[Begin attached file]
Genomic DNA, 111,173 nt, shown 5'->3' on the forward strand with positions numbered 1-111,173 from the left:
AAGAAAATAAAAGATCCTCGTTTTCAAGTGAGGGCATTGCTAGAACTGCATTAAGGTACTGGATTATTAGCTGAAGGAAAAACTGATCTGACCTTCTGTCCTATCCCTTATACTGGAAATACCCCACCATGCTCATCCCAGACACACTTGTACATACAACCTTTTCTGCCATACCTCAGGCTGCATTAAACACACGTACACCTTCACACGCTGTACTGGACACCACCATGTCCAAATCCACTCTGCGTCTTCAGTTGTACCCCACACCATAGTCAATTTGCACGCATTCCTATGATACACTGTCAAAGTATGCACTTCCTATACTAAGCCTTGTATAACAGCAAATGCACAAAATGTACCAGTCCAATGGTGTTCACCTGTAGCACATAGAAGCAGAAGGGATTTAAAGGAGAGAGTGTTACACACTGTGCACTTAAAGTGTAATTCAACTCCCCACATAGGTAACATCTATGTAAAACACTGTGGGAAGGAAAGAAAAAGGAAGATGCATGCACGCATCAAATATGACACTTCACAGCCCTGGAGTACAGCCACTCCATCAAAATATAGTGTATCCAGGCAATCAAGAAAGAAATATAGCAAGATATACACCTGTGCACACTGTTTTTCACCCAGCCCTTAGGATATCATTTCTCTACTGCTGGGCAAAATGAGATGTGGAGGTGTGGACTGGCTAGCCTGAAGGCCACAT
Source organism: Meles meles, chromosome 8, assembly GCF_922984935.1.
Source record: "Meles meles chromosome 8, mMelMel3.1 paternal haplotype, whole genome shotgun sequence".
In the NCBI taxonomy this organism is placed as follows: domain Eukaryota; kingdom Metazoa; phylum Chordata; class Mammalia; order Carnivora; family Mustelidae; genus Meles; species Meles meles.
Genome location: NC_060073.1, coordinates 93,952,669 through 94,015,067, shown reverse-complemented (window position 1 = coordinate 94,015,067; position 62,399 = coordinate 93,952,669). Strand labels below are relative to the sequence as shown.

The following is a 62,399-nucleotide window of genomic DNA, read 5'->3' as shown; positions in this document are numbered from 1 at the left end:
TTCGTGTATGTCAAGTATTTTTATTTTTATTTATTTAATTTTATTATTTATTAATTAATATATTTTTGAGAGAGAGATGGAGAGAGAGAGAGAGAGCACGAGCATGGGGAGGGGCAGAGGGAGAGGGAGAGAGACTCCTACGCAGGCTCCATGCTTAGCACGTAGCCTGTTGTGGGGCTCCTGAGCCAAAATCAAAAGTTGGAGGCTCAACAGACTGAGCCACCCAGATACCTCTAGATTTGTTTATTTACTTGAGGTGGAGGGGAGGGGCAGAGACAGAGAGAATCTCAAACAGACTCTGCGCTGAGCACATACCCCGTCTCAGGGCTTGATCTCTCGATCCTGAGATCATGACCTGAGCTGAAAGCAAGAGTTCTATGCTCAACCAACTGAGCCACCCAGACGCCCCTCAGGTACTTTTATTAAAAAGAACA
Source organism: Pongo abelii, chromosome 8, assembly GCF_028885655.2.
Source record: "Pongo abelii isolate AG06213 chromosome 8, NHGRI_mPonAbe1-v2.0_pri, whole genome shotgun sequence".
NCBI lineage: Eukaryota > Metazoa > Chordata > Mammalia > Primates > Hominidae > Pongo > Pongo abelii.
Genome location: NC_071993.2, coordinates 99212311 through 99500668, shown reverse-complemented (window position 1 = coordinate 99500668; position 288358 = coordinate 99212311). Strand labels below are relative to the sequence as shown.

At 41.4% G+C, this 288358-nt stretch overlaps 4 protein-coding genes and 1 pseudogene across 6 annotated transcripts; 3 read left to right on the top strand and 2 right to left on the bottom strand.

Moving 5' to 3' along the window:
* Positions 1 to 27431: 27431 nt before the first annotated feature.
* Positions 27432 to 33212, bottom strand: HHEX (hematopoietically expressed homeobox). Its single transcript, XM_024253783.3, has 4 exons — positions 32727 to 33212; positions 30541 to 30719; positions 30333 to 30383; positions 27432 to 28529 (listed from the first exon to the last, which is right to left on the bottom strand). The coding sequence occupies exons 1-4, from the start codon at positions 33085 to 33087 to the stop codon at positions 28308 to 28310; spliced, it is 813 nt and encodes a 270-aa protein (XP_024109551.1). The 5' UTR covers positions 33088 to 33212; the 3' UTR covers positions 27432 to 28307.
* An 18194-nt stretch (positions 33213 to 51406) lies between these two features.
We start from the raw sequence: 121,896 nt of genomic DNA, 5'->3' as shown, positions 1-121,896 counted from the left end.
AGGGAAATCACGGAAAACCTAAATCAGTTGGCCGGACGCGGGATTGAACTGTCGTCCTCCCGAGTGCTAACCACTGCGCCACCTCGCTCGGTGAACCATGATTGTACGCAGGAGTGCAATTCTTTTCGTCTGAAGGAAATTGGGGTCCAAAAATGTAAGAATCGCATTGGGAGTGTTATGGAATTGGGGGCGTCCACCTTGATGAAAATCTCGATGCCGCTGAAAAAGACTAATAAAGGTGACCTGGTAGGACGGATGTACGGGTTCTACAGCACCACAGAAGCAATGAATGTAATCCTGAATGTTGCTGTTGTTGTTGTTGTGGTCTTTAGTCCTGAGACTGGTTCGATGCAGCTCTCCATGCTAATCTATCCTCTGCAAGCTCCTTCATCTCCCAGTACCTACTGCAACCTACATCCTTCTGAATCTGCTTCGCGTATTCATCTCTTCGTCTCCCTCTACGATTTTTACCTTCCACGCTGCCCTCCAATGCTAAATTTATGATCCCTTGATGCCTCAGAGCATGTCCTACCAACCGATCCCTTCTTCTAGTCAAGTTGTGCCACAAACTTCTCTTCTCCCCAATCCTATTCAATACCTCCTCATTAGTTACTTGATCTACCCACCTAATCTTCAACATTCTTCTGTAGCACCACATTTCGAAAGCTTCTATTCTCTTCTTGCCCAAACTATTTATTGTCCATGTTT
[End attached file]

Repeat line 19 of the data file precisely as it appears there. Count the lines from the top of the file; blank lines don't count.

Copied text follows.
AGGGAAATCACGGAAAACCTAAATCAGTTGGCCGGACGCGGGATTGAACTGTCGTCCTCCCGAGTGCTAACCACTGCGCCACCTCGCTCGGTGAACCATGATTGTACGCAGGAGTGCAATTCTTTTCGTCTGAAGGAAATTGGGGTCCAAAAATGTAAGAATCGCATTGGGAGTGTTATGGAATTGGGGGCGTCCACCTTGATGAAAATCTCGATGCCGCTGAAAAAGACTAATAAAGGTGACCTGGTAGGACGGATGTACGGGTTCTACAGCACCACAGAAGCAATGAATGTAATCCTGAATGTTGCTGTTGTTGTTGTTGTGGTCTTTAGTCCTGAGACTGGTTCGATGCAGCTCTCCATGCTAATCTATCCTCTGCAAGCTCCTTCATCTCCCAGTACCTACTGCAACCTACATCCTTCTGAATCTGCTTCGCGTATTCATCTCTTCGTCTCCCTCTACGATTTTTACCTTCCACGCTGCCCTCCAATGCTAAATTTATGATCCCTTGATGCCTCAGAGCATGTCCTACCAACCGATCCCTTCTTCTAGTCAAGTTGTGCCACAAACTTCTCTTCTCCCCAATCCTATTCAATACCTCCTCATTAGTTACTTGATCTACCCACCTAATCTTCAACATTCTTCTGTAGCACCACATTTCGAAAGCTTCTATTCTCTTCTTGCCCAAACTATTTATTGTCCATGTTT